Church of England in Lancashire told to reinvent itself for the 21st century

Preston Fr Timothy Lipscomb
Preston Fr Timothy Lipscomb
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The Church of England in Lancashire has been told to reinvent itself for the 21st century or “wither away” like the county’s once-mighty cotton industry.

While a decline in attendance has been halted in recent years - in stark contrast to a spectacular drop in Catholic congregations - the Bishop of Blackburn is calling on Anglicans to join him on a programme of radical change.

Lancashire's Bishop, Rt Rev. Julian Henderson with Father Timothy Lipscomb during his visit to Preston

Lancashire's Bishop, Rt Rev. Julian Henderson with Father Timothy Lipscomb during his visit to Preston

“A few tweaks and adjustments will not suffice,” said Bishop Julian Henderson in his new vision for the diocese.

Bishop Julian has hailed a slight increase in church attendance in Preston as “encouraging.” But he is preaching against complacency in the city where in 2013 weekly numbers were almost 10 per cent up on those back in 2006.

“It is encouraging the figures in the Preston area are remaining steady - and have actually increased slightly in the last decade,” he said. “But there is much to do in the city and the wider region to engage with people of all ages for whom the church has ceased to have relevance.

“The Gospel message is even more relevant than ever in a world where these is much pain and suffering.”

Bishop Julian wants the diocese to have a “clear sense of direction” for the future.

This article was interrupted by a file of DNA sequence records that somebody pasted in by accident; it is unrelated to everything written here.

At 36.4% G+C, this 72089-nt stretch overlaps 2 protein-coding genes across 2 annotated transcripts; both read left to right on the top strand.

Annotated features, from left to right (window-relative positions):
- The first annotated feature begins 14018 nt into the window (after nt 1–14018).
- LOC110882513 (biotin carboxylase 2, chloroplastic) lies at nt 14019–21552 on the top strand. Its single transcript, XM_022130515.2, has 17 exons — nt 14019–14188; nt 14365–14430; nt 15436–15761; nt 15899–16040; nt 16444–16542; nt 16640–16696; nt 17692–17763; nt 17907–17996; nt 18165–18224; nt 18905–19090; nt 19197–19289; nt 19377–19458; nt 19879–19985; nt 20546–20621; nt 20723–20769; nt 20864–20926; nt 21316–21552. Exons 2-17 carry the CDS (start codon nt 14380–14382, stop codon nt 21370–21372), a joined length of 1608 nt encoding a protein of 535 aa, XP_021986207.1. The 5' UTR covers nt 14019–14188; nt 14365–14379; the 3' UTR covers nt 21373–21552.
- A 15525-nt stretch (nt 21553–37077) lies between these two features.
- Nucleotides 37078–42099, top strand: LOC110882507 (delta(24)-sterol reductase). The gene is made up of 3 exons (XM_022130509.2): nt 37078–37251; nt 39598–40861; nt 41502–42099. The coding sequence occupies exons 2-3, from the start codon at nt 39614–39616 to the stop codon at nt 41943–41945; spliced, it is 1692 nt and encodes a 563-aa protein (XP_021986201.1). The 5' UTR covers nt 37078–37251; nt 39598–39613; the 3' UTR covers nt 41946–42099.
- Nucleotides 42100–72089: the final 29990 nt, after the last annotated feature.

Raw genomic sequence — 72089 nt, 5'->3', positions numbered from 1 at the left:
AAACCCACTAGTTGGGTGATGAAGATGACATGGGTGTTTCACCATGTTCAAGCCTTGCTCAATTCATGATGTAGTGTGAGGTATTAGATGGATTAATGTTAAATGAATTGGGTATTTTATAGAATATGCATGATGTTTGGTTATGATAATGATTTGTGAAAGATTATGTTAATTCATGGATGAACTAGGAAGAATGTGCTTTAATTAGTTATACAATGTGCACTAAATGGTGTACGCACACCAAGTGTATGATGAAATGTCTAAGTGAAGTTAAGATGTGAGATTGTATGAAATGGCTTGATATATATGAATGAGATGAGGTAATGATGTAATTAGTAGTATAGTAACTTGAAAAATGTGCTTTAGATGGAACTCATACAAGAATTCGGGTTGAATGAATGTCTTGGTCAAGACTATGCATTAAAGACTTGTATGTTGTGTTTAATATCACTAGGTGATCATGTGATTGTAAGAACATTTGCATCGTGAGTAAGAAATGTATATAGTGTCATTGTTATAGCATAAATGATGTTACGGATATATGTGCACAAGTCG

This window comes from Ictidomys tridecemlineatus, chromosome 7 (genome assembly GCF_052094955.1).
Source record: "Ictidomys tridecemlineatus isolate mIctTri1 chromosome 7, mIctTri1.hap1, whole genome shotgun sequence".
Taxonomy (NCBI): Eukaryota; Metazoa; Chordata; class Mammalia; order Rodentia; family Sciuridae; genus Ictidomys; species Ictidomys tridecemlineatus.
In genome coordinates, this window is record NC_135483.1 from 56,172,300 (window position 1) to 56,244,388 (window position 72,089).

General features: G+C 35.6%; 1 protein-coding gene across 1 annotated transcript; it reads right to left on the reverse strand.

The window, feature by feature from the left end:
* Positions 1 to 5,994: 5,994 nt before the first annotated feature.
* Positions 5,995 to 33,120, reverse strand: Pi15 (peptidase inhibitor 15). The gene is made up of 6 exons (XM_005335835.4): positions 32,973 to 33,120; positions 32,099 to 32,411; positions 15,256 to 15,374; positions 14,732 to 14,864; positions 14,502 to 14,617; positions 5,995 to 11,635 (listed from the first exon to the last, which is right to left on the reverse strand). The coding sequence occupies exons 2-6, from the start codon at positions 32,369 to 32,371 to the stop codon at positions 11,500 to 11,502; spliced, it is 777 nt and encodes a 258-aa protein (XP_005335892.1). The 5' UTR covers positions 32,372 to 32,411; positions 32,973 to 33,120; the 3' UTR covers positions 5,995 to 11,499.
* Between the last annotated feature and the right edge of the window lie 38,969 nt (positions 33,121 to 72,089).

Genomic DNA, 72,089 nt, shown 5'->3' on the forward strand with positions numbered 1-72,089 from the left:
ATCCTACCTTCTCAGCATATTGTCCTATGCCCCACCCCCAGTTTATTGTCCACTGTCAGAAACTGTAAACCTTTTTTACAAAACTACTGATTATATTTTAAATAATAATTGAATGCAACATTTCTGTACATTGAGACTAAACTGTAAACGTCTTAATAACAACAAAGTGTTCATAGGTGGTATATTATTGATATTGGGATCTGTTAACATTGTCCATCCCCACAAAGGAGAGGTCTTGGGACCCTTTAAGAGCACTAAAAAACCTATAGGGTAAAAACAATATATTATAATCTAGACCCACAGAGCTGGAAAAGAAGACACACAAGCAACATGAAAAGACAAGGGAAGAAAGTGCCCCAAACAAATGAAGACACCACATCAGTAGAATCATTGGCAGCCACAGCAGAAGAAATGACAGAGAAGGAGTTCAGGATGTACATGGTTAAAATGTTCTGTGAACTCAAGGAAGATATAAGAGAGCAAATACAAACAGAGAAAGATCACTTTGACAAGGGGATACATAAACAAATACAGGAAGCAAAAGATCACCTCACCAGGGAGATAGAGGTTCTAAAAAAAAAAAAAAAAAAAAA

“I am convinced that we need to embark on radical change,” he said. “We need to re-invent ourselves for the 21st century. Anything less will leave us to wither away (rather like the once-mighty Lancashire cotton industry).”

Preston has seen many church closures in recent years - both Anglican and Catholic - as the exodus out of the centre of the city to its suburbs has gathered pace.

A number have been knocked down, while others have found new uses, including a radio station, a performing arts centre, an alcohol rehabilitation unit and a museum conservation centre. Others have been converted into apartments, while one became part of the County Hall complex.

If numbers remain constant then it is not envisaged Preston will see any more Church of England closures in the near future - although money is still in desperately short supply in the city centre parishes.

“For the most part our congregations are holding up quite well,” said the Vicar of Preston, Fr Timothy Lipscomb, who has just launched an appeal to help fund the work of the city’s Minster and also repair the oldest church in Preston, St George’s off Lune Street.

“We could always do with more people, but we are doing pretty well.

“Of course it varies depending on where the church is located. In places like Fulwood and Broughton we are more likely to get more people going to church. And it is also the case at churches with good schools producing good results.”

While some see another decline ahead for Christian faiths, some even predicting the disappearance of all churches from inner city Preston, Fr Timothy is more optimistic.

“I’m not fearful of the future,” he said. “But I’m not complacent either. It would be nice if we could attract more people because it is always the same faithful few who do everything.

“But we have enough people coming to churches to make them viable, which is important. As long as we are there to serve an area, that’s what is important.”